208  %returned function is of the var{Function(domain)} type. For more details see \Sec{SEC ESCRIPT DATA}.  %returned function is of the var{Function(domain)} type. For more details see \Sec{SEC ESCRIPT DATA}.
209    
210  The statement \code{myPDE.setLumpingOn()}  The statement \code{myPDE.setLumpingOn()}
211  switches on the usage of an aggressive approximation of the PDE operator, in this case  switches on the use of an aggressive approximation of the PDE operator as a diagonal matrix
212  formed by the coefficient \var{D} (actually the discrete  formed from the coefficient \var{D}.
213  version of the PDE operator is approximated by a diagonal matrix). The approximation allows, at the costs of  The approximation allows, at the cost of
214  an additional error, very fast  additional error, very fast
215  solving of the PDE when the solution is requested. In the general case, the presence of \var{A}, \var{B} or \var  solution of the PDE. When using \code{setLumpingOn} the presence of \var{A}, \var{B} or \var
216  {C} \code{setLumpingOn} will produce wrong results.  {C} will produce wrong results.
217    
218    
219  One of the big advantages of the Verlet scheme is the fact that the problem to be solved  One of the big advantages of the Verlet scheme is the fact that the problem to be solved
220  in each time step is very simple and does not involve any spatial derivatives (which actually allows us to use lumping).  in each time step is very simple and does not involve any spatial derivatives (which is what allows us to use lumping in this simulation).
221  The problem becomes so simple because we use the stress from the last time step rather then the stress which is  The problem becomes so simple because we use the stress from the last time step rather then the stress which is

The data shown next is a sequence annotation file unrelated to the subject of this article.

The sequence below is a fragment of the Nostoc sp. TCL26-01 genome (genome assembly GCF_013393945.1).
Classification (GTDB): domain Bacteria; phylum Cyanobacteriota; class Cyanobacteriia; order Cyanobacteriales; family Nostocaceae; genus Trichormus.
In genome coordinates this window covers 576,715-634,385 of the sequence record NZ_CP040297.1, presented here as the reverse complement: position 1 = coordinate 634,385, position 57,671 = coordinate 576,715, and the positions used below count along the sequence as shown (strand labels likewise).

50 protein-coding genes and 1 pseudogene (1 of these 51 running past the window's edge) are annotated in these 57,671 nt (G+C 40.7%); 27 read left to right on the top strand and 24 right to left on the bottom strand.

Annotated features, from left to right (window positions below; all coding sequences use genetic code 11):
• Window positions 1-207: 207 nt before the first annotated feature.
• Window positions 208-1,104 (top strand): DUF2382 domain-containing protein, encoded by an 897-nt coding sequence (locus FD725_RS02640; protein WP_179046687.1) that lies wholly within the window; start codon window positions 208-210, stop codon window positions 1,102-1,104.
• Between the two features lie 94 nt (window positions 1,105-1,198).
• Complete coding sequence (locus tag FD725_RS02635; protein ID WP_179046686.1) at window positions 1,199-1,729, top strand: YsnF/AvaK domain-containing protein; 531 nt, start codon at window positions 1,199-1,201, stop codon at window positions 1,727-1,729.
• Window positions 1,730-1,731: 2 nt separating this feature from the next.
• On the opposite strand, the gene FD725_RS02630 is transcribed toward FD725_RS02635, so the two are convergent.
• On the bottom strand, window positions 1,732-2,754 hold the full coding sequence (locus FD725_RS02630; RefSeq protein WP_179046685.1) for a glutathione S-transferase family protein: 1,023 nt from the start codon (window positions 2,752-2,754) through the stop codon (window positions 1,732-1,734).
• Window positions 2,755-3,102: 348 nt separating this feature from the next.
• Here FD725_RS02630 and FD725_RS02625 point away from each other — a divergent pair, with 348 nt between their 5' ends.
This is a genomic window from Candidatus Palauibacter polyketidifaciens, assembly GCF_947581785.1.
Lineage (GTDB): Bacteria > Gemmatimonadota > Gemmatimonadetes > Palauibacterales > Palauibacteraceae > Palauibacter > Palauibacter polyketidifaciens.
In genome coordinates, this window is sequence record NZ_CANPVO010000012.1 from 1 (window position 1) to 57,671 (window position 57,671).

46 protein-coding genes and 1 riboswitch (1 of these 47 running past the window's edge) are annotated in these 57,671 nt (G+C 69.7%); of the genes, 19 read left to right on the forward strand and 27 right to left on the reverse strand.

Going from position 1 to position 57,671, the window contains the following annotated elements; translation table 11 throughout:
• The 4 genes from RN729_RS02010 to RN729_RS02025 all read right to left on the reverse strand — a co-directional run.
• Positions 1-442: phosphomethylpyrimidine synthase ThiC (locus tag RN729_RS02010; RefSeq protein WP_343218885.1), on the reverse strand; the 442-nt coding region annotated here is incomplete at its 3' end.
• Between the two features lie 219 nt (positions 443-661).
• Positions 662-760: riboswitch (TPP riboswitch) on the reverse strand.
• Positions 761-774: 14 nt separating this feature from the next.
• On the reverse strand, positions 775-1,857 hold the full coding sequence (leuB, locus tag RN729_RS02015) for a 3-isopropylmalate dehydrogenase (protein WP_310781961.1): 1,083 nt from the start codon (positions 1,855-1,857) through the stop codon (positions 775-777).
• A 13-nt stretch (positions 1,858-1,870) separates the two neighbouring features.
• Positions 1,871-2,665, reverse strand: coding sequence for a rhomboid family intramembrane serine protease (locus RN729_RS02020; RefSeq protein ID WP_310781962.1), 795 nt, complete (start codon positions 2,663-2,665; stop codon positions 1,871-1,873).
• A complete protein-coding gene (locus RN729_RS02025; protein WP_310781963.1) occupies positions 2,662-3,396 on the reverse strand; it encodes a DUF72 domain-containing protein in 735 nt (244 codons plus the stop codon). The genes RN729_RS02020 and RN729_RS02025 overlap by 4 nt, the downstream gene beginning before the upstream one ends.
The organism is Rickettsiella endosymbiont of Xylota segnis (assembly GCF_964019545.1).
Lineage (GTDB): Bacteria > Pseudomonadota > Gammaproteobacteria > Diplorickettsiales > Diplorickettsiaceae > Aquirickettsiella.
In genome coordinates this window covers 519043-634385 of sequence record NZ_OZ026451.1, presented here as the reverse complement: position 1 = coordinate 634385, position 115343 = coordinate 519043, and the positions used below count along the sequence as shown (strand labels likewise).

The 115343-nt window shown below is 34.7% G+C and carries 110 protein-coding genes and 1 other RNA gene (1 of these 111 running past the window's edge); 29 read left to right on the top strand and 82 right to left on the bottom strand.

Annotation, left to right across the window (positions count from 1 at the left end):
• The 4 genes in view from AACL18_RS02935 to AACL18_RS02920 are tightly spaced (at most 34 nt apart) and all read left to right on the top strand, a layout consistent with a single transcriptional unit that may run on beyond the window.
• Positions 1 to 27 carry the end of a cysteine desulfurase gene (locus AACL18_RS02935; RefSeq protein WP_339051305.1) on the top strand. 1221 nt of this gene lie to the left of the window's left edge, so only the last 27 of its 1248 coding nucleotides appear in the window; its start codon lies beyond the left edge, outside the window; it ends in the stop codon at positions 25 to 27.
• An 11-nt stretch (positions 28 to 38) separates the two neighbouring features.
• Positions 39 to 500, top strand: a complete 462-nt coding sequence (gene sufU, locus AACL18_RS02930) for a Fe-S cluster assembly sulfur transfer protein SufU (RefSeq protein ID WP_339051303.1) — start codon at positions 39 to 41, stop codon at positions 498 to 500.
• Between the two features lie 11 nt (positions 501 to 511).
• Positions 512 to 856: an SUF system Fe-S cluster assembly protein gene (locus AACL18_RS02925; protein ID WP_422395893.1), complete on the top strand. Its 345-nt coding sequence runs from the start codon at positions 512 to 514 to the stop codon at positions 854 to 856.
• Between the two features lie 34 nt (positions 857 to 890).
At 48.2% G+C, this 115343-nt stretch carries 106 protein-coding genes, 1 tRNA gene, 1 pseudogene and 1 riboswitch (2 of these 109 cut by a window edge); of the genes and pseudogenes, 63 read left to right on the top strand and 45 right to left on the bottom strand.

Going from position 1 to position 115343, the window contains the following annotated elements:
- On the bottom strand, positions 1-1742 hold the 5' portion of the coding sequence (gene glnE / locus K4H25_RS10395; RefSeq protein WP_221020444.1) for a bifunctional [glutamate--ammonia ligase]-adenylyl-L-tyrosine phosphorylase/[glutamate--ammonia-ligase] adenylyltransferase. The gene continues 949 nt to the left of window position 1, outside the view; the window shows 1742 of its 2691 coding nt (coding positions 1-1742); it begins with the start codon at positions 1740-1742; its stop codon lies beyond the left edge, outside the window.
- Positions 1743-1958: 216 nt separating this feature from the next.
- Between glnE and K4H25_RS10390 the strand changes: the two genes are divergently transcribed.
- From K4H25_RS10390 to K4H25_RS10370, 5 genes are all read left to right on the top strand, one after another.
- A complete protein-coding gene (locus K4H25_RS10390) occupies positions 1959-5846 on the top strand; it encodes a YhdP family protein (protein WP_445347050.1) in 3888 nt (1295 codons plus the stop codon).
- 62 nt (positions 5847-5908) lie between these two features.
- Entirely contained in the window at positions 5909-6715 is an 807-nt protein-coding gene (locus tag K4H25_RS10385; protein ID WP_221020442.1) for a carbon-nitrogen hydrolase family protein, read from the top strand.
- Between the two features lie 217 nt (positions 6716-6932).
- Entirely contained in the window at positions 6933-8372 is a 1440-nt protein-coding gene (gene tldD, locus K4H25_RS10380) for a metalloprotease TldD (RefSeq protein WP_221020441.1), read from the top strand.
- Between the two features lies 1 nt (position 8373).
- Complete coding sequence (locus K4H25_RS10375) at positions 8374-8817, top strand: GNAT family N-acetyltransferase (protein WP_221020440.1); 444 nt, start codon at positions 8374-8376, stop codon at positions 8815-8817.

222  actually present at the current time step. Schemes using this approach are called an explicit time integration  actually present at the current time step. Schemes using this approach are called an explicit time integration
223  scheme \index{explicit scheme} \index{time integration!explicit}. The  schemes \index{explicit scheme} \index{time integration!explicit}. The
224  backward Euler scheme we have used in \Chap{DIFFUSION CHAP} is  backward Euler scheme we have used in \Chap{DIFFUSION CHAP} is
225  an example of an implicit schemes  an example of an implicit scheme
226  \index{implicit scheme} \index{time integration!implicit}. In this case one uses the actual status of  \index{implicit scheme} \index{time integration!implicit}. In this case one uses the actual status of
227  each variable at a particular time rather then values from previous time steps. This will lead to a problem which is  each variable at a particular time rather then values from previous time steps. This will lead to a problem which is
228  more expensive to solve, in particular for non-linear problems.  more expensive to solve, in particular for non-linear problems.